10 Best Programming Websites for Beginners in 2023

As a programmer, you have to focus a lot more on self-study and practice rather than sitting in a boring lecture for hours. If you have an active internet connection and a PC or smartphone, you are all set to learn to program on your own. Many websites on the internet provide online courses, eBooks, and tutorials (Both Free and Paid). Below is the list of the 10 best websites for programmers to learn coding and programming at home.

10 Best Websites For Programmers

1. Codeacademy

Codeacademy is a well-known and reputable website for teaching programmers how to code interactively. It provides a helpful interface as well as well-structured courses and by visiting the site’s main page, already you can start testing the programming right there with the site’s motivating on-screen console as well as the interface. They offer these courses; PHP, Python, jQuery, Web Fundamentals, JavaScript, Ruby, APIs, and much more.

Also, Read: 5 Best Online Programming Courses for Beginners

2. Wibit.net

Wibit.net believes in starting from scratch and is therefore apt for beginners. It starts with giving you a brief history of what you are going to learn, followed by basic concepts behind the programming segment one is going to deal with, and then finally helps you strengthen your coding skills. Optimized for Android phones as well as iOS devices, the site has its ebooks available on both the Play Store and App Store. For a price, though.

3. Udacity

Udacity offers unified insightful video lectures as well as improved quizzes to provide an interactive feel for students. If you don’t like to read but prefer getting explanations and information from industry professionals like Google employees then Udacity is your go-to site.

Also, Read: Top 5 Productivity Tips for Programmers and Developers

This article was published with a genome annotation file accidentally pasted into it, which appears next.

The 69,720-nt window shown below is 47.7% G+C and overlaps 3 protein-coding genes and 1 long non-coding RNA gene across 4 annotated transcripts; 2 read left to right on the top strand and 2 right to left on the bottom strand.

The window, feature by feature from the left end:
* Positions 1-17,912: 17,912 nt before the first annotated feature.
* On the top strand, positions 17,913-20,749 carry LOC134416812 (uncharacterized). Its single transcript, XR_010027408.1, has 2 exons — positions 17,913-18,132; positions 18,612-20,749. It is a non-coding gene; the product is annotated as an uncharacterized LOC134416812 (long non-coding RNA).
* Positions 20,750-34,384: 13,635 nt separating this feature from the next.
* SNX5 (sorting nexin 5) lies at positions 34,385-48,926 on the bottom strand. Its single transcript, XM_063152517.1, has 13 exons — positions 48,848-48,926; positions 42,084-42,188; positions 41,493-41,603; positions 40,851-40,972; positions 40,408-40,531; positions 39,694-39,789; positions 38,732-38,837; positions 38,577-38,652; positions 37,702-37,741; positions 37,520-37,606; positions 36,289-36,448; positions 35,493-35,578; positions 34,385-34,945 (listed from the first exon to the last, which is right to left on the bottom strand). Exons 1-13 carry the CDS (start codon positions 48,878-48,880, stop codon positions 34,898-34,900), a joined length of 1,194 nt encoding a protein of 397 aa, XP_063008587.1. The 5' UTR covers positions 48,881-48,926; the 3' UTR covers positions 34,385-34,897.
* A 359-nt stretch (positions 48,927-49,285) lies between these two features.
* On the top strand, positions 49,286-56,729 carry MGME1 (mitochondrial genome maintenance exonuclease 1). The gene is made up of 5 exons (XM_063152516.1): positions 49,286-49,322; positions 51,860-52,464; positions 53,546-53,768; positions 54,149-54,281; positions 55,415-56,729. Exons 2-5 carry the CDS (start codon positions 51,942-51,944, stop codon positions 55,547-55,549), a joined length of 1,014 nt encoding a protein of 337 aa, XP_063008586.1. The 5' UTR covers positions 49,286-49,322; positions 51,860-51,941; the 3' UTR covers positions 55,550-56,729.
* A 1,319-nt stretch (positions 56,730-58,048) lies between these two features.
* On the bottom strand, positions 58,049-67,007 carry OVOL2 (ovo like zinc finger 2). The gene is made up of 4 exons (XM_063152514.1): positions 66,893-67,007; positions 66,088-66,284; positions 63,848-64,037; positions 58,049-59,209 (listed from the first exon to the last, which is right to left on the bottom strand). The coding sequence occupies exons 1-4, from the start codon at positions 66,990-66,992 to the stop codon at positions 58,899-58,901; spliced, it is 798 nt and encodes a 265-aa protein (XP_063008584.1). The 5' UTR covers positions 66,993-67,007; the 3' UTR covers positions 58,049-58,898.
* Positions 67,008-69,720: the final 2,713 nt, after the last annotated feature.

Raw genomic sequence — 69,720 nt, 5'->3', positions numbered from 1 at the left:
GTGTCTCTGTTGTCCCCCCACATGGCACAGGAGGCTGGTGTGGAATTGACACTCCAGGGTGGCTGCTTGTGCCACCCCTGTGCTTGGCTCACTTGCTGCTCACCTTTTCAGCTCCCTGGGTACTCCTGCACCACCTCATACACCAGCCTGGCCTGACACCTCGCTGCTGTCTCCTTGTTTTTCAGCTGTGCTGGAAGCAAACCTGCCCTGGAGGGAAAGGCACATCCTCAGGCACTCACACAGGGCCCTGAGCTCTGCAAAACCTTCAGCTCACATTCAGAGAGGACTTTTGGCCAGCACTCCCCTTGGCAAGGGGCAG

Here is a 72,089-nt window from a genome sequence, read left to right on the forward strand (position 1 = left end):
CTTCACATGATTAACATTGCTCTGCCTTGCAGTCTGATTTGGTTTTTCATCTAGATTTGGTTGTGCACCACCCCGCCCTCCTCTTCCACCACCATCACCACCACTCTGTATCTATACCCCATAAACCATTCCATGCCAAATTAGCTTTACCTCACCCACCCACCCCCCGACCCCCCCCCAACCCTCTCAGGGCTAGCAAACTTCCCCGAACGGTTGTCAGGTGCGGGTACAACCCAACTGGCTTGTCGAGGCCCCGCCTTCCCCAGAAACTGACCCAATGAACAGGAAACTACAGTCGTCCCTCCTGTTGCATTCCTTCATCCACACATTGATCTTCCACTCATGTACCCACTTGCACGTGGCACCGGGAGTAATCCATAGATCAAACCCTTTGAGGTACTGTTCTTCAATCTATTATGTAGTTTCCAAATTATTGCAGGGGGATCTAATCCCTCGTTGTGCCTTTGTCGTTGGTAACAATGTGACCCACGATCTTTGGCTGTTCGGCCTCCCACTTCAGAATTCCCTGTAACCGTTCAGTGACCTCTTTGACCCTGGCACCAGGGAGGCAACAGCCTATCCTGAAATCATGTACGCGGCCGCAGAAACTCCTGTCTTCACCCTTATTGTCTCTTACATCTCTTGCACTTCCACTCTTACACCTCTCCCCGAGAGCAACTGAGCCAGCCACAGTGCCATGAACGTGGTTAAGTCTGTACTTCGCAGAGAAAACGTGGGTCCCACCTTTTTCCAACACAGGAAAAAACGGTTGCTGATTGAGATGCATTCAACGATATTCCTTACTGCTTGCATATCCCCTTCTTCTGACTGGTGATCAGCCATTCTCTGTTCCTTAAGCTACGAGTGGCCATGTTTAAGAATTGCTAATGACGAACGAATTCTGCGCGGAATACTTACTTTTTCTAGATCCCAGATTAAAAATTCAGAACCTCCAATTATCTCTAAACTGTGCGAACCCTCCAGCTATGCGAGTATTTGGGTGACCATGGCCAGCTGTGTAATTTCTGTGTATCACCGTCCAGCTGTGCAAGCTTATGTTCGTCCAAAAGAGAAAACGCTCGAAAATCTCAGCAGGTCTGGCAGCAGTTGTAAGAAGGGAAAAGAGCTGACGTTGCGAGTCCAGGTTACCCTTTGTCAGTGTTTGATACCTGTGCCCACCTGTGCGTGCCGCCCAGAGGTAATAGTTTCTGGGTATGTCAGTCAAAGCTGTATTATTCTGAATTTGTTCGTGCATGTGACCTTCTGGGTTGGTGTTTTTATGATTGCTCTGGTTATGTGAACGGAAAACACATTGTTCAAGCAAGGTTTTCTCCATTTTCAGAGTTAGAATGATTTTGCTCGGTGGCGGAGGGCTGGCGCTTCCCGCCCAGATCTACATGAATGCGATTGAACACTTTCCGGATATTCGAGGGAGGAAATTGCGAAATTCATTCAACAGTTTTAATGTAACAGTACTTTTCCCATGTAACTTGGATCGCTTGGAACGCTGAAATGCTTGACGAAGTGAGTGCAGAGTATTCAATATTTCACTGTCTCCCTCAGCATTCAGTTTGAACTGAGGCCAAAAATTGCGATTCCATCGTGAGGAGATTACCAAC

4. W3Schools 

W3schools is a popular website for learning web technologies online. Its content includes tutorials and references relating to HTML, CSS, JavaScript, JSON, PHP, AngularJS, SQL, Bootstrap, Node.js, jQuery, XQuery, AJAX, and XML. Thus making them receive more than 10 million unique visitors monthly.

The owner of this school is Refsnes Data and it launched in 1998. Its name is derived from the World Wide Web but is not affiliated with the W3C (World Wide Web Consortium). The company that runs it is located in Norway. W3Schools presents thousands of code examples. By using an online editor, readers can edit examples and execute the code in a sandbox.

5. Learn Code The Hard Way

Don’t be put off by the name. Learn Code The Hard Way adopts a unique approach to teaching several languages – Python, Ruby, C, Regex, and SQL. The tutorials are in the form of full-fledged books that emphasize repeated practice to get the learning done. Rigorous exercises are designed to ensure retention, and the site makes for a very good resource for learning the languages it offers. It has a reputation of its own too. The site’s book on learning Python has been downloaded more than 500,000 times.

6. Treehouse

Treehouse is more project-oriented than language-oriented and it makes them perfect for an inexperienced programmer who has planned purposes like building a website or even an application for it. Treehouse has millions of users who visit the site daily.

7. The Odin Project

The Odin Project is for absolute beginners and those who have tried other resources without success. In reality, The Odin Project is for anyone who wants to work as a web developer, do freelancing work, build a startup, or just hack together a homepage for themselves. All the tools you need are here. They have an in-depth curriculum designed to take you 100% of the way to becoming a web developer. With The Odin Project, you will be taught to create your websites, games, and social media sites.

Also, Read: Top 5 Best Websites to Learn Web Development

8. Geeks for Geeks

Geeks for Geeks is simply an online journal where programming software engineers, yearning to land careers at huge tech companies interact. Here, programming geeks seek relevant answers to possible programming questions that may be asked during such interviews. The geeks for Geeks blog is a client-submitted blog where developers who are still amateurs post their interview encounters.

9. Google Developer blog

Owned by Google, this blog contains relevant discussion groups for programmers who mostly use Google developers’ products. It might be quite relevant in your programming career if you prefer to work on Google developer projects. It also provides news and insights on Google platforms, tools, and events.

Also, Read: 10 Programming Blogs Every Programmer Should Follow

10. HackerEarth Blog

HackerEarth is one of the most popular programming contest sites. Its blog is run by experts in the industry. Different articles on different programming tools and cutting-edge technology might go a long way to assist you to become a pro in programming. Further, some webinars will guide you on how to be an effective programming blog.